ECB is still far away from reaching its inflation objective.
World Economy

Analysts Hope ECB Will End QE

Expectations are high that the European Central Bank will hint that it is heading for the exit from its easy-money policy when governors meet in Estonian capital Tallinn Thursday. Most analysts predict the bank’s €60 billion ($67.4 billion) monthly bond purchases will continue and interest rates will remain at historic lows.
But they believe policymakers will begin laying the groundwork for an announcement later this year about plans to wind down bond-buying, by offering a sunnier economic outlook for the 19-nation eurozone, AFP reported.
“The ECB governing council needs to take no major policy decision beyond tweaking its guidance a little to keep up with the eurozone’s broad-based and resilient economic recovery,” said economist Holger Schmieding of Berenberg bank.
Bond-buying and low interest rates were introduced at a time when the ECB feared the threat of deflation—or steadily decreasing prices that undermine economic activity.
By pumping cash through the financial system and into the real economy, the bank believes it has stimulated growth and pushed inflation back towards its target of just below 2%. Inflation has been on a rollercoaster ride in recent months, hitting the 2% target in February before falling back again in March. The same pattern was repeated with a spike in April, to 1.9%, before a retreat in May.
Volatile food and energy prices are to blame for such rapid changes, policymakers say, while “core”, or underlying inflation discounting those elements remains sluggish.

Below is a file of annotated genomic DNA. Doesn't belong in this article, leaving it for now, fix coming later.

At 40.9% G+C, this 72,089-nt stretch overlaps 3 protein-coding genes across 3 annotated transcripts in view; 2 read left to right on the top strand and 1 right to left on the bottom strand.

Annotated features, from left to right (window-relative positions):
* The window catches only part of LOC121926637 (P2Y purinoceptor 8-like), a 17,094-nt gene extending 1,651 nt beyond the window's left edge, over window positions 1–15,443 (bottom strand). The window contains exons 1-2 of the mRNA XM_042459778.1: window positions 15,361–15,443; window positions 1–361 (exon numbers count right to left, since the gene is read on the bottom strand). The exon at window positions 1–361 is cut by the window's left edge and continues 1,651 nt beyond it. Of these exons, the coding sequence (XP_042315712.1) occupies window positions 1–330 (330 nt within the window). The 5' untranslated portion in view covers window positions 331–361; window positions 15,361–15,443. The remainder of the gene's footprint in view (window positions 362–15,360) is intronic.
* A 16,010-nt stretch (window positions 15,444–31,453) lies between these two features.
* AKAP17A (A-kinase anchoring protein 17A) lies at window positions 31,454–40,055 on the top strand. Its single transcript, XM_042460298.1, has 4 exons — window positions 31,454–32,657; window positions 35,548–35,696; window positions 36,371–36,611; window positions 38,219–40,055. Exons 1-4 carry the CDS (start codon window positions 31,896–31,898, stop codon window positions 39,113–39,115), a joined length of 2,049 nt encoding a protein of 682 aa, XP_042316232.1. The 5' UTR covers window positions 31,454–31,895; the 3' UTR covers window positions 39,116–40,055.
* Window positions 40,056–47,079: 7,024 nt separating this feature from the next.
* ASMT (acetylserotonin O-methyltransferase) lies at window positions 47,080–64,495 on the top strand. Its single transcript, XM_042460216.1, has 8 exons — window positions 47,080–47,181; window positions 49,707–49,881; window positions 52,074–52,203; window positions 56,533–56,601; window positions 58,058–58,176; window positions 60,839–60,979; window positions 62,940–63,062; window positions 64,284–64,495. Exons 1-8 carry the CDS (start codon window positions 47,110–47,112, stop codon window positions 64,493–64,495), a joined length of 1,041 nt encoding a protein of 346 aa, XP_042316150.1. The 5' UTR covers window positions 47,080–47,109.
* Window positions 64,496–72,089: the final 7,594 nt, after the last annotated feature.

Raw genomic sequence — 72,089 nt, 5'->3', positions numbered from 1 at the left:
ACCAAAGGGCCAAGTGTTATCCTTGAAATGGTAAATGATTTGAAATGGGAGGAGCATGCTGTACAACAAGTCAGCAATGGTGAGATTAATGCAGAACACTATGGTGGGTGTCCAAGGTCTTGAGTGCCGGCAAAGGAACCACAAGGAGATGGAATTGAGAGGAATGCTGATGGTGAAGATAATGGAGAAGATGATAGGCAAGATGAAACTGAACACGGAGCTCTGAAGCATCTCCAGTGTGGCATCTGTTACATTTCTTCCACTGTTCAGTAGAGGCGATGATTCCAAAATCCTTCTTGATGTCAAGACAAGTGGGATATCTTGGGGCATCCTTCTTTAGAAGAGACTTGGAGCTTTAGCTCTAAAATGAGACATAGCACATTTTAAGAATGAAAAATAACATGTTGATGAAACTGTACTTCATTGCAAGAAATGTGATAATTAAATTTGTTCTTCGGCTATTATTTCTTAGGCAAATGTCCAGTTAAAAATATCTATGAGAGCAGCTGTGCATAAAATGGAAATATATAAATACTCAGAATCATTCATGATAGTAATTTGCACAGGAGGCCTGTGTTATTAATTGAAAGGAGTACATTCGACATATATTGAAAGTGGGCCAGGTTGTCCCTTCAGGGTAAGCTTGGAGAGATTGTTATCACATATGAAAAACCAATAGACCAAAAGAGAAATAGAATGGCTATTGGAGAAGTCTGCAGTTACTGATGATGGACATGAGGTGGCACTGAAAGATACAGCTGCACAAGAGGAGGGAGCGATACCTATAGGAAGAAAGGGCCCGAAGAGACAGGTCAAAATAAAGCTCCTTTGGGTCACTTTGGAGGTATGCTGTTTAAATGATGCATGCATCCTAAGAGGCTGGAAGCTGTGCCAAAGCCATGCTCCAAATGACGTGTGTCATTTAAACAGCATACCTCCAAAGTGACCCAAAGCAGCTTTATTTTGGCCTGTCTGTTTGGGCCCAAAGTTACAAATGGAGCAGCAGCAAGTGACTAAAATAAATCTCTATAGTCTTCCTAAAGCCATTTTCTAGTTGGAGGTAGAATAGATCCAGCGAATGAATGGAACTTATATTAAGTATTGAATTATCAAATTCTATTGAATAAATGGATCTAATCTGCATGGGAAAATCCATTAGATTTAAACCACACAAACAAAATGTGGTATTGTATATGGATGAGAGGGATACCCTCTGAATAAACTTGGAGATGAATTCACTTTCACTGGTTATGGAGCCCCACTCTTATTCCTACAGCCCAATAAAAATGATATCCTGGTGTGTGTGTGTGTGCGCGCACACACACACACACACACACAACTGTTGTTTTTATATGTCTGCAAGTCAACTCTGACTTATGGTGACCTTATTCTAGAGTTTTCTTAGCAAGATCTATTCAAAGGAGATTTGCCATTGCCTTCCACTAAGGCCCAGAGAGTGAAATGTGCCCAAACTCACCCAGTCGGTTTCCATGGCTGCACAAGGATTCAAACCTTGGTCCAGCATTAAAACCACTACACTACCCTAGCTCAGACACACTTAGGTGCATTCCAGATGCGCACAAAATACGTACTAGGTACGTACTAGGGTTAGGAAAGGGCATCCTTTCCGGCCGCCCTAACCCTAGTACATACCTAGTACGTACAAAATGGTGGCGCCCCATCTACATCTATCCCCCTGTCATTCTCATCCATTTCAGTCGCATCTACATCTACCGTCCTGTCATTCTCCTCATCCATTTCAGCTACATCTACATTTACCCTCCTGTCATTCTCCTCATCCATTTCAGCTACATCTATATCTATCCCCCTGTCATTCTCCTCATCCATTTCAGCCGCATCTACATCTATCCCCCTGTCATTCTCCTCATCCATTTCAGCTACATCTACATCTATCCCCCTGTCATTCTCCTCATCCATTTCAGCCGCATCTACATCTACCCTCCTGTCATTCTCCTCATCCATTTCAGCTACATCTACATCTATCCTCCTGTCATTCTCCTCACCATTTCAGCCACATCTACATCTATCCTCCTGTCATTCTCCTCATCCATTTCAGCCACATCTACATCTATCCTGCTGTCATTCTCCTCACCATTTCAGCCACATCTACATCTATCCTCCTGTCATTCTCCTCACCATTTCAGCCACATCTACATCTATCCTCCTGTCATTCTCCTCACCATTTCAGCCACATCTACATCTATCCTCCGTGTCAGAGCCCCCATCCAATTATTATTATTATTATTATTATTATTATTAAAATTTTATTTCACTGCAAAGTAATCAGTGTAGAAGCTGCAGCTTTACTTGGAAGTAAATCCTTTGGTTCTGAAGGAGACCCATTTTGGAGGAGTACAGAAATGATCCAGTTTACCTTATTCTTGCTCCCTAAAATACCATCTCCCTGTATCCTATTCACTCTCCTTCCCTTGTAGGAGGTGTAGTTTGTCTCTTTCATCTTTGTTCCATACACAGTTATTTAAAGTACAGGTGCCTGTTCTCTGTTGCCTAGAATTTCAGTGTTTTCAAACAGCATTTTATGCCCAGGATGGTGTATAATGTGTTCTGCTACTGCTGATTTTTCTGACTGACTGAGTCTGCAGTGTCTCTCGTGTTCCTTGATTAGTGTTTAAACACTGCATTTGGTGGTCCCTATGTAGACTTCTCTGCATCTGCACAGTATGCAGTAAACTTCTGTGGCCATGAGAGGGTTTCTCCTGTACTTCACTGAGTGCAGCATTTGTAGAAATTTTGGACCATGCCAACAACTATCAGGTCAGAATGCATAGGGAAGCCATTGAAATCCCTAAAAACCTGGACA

ECB president Mario Draghi argues that wages—which he dubs the “linchpin” of price growth—are not rising fast enough to drive inflation, even as the eurozone economy enjoys healthy expansion.
“Deflationary risks might have disappeared, but the ECB is still far away from reaching its inflation objective,” said economist Carsten Brzeski of ING Diba bank.
Nevertheless, “the ECB would be blind not to acknowledge the cyclical upswing in the eurozone” in its press conference Thursday, he added.
In its carefully-weighed policy statements, the central bank has long warned of risks threatening the eurozone recovery.
This in turn has justified language elsewhere in its “forward guidance” suggesting that if economic activity slowed, policymakers could lower interest rates even further or boost bond-buying back to its previous level of €80 billion per month.
Observers now expect the ECB to highlight economic risks “balanced” between positive and negative, justifying dropping one or both commitments to signal growing confidence in the economy. That would not herald a quick exit from bond-buying.
Draghi told European Parliament lawmakers last week he is “firmly convinced” the eurozone’s newfound robustness depends on ECB interventions.

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